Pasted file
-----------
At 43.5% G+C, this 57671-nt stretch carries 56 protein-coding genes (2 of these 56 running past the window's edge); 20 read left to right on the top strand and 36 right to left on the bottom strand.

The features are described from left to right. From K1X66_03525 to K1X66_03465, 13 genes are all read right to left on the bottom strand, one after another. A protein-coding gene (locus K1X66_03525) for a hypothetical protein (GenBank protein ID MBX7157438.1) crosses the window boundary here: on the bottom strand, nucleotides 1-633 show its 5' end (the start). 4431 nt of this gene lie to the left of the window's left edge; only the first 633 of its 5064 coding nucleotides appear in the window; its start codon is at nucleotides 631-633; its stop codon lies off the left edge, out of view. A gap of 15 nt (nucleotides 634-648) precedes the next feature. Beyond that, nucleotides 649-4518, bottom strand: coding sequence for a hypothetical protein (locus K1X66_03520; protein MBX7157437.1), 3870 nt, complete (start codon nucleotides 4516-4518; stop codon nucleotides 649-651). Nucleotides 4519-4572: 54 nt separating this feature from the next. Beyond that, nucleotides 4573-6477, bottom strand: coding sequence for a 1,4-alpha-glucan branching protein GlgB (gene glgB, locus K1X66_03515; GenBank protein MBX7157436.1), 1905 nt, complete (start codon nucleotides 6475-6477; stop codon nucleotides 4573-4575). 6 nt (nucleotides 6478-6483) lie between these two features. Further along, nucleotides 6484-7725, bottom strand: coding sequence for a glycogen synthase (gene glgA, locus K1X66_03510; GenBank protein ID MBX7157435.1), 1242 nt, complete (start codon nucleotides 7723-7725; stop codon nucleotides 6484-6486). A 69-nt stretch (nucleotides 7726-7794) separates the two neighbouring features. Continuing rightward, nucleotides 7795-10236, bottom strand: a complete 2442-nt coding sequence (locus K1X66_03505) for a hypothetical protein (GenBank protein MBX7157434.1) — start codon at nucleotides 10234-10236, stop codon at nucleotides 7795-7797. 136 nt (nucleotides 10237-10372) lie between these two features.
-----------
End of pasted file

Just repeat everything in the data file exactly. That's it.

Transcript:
At 43.5% G+C, this 57671-nt stretch carries 56 protein-coding genes (2 of these 56 running past the window's edge); 20 read left to right on the top strand and 36 right to left on the bottom strand.

The features are described from left to right. From K1X66_03525 to K1X66_03465, 13 genes are all read right to left on the bottom strand, one after another. A protein-coding gene (locus K1X66_03525) for a hypothetical protein (GenBank protein ID MBX7157438.1) crosses the window boundary here: on the bottom strand, nucleotides 1-633 show its 5' end (the start). 4431 nt of this gene lie to the left of the window's left edge; only the first 633 of its 5064 coding nucleotides appear in the window; its start codon is at nucleotides 631-633; its stop codon lies off the left edge, out of view. A gap of 15 nt (nucleotides 634-648) precedes the next feature. Beyond that, nucleotides 649-4518, bottom strand: coding sequence for a hypothetical protein (locus K1X66_03520; protein MBX7157437.1), 3870 nt, complete (start codon nucleotides 4516-4518; stop codon nucleotides 649-651). Nucleotides 4519-4572: 54 nt separating this feature from the next. Beyond that, nucleotides 4573-6477, bottom strand: coding sequence for a 1,4-alpha-glucan branching protein GlgB (gene glgB, locus K1X66_03515; GenBank protein MBX7157436.1), 1905 nt, complete (start codon nucleotides 6475-6477; stop codon nucleotides 4573-4575). 6 nt (nucleotides 6478-6483) lie between these two features. Further along, nucleotides 6484-7725, bottom strand: coding sequence for a glycogen synthase (gene glgA, locus K1X66_03510; GenBank protein ID MBX7157435.1), 1242 nt, complete (start codon nucleotides 7723-7725; stop codon nucleotides 6484-6486). A 69-nt stretch (nucleotides 7726-7794) separates the two neighbouring features. Continuing rightward, nucleotides 7795-10236, bottom strand: a complete 2442-nt coding sequence (locus K1X66_03505) for a hypothetical protein (GenBank protein MBX7157434.1) — start codon at nucleotides 10234-10236, stop codon at nucleotides 7795-7797. 136 nt (nucleotides 10237-10372) lie between these two features.